Verses 24-25:  Thomas has become known as the one who doubted and demanded proof but really he asked for and received nothing more than what Jesus had given to the other disciples earlier.  They doubted Mary Magdalene’s story until they saw for themselves that Jesus was alive. (O’Day, 849).


Verses 27:  The word doubt is not actually in the text.  “A literal translation of v. 27b reads, ‘Do not be unbelieving but believing.’”(O’Day, 850).  This story, it seems, is not about doubting or questioning, but about “the grounds of faith”.  “Jesus exhorts Thomas to move from a position of unbelief to belief” and gives him what he needs to accomplish this (O’Day, 850).


Verse 28:  When he sees Jesus, Thomas is led to make “the most powerful and complete confession of Jesus in the Fourth Gospel” (O’Day, 850).


Verse 29:  It is unclear whether 29a is a question or a statement but it is not all that important.  Essentially, Jesus words here reassure us that we can believe without having seen him face to face (O’Day, 850).


1.     Theology and Christology:  Thomas’ declaration “My Lord and My God” sums up John’s ideas about the incarnation perfectly.

  1. Ecclesiology:
  2. Pneumatology:  Jesus statement in verse 29 that belief is not only for those who have seen him is supported by the existence of the Spirit who continues to reveal God to the community of believers.
  3. Eschatology:  Jesus is here now and gives us what we need to have faith in him.

Workshop Summaries

Ask each workshop leader to summarize his or her workshop.  As they do so, point out the concepts that each lesson reinforces.  Ask workshop leaders if they have any questions about the logistics or practical application of their lesson.

Antioch Arcade:  The children will hear the story of Doubting Thomas and will focus on the fact that Jesus is alive and is our Lord.  They will then play a game called Draw Your Own Conclusion that shows ways we can know and believe things without seeing them.

Apostles’ Playhouse:  The children will explore their faith and the story of Doubting Thomas by using their five senses.  They will learn that they can use their senses to learn about and believe in new things as Thomas did.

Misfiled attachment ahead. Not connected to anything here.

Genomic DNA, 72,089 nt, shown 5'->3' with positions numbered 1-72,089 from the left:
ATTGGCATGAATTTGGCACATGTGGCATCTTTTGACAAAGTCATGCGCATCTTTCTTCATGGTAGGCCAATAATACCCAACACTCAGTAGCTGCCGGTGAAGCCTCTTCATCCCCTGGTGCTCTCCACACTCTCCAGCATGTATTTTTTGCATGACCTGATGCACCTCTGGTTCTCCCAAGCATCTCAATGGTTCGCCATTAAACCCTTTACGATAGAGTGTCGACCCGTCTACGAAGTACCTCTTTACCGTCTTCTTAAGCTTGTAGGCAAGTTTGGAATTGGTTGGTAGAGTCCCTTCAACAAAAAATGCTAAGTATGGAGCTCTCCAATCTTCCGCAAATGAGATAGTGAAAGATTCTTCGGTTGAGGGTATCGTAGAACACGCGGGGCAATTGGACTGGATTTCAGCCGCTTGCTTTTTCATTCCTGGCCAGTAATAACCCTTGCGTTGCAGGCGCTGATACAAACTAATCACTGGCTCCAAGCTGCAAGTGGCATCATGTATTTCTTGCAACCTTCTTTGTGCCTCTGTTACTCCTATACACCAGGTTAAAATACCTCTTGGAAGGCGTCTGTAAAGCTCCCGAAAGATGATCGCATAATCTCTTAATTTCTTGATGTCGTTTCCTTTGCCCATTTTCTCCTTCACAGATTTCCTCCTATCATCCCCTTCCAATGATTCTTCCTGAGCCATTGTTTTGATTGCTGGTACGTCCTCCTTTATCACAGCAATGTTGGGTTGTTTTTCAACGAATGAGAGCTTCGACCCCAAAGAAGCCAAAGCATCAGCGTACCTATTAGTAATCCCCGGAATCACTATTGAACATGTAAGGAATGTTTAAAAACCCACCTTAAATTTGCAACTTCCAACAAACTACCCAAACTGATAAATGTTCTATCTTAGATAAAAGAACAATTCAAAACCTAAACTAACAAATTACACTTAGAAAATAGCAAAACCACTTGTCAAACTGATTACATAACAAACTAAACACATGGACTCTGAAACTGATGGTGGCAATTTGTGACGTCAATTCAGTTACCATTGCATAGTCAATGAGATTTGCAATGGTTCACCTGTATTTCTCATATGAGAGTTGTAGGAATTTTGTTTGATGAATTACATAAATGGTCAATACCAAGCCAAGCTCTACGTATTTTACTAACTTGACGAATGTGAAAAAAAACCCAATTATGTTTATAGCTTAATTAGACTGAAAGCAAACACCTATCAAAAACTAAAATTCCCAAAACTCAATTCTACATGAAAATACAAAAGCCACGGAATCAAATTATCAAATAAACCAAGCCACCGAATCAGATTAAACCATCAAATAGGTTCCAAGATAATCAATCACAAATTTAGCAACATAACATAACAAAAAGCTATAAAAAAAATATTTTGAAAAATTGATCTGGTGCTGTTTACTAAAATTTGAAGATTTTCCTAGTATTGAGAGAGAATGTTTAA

Creation Station:  The children will draw a picture where Jesus is there even though he cannot be seen.  They will learn about how Jesus helped Thomas with his doubts and that even though we cannot see Jesus we can believe in him.

Holywood:  The children will view a video that tells the story of Jesus resurrection and appearances to the disciples, including Thomas.  They will learn about how sometimes we believe things we do not see because we trust what others tell us about it.  They will also talk about where they can go for help with their doubts.

Good News:  The children will listen to and participate in the retelling of the story of Thomas.  They will then have fun drinking Kool Aid that is not what it seems at first sight – it sometimes looks blue and sometimes green but tastes like cherry!

Praising Puppets:  The children will perform skits that teach them about believing without seeing and about how to handle it when they have doubts.  They will talk about how Jesus helps us to believe in him just as he helped Thomas.

Review Questions

Return to the questions that were gathered at the start of the hour.  Have they been answered?  Are there any further questions about the Bible story or about the lessons?

Closing Prayer

Close the Bible study with a prayer.


O’Day, Gail R. “The Gospel of John”  The New Interpreter’s Bible, vol. IX. Leander Keck, et al. editors. (Nashville, Abingdon Press, 1995). (pp.493-514 and 838-853).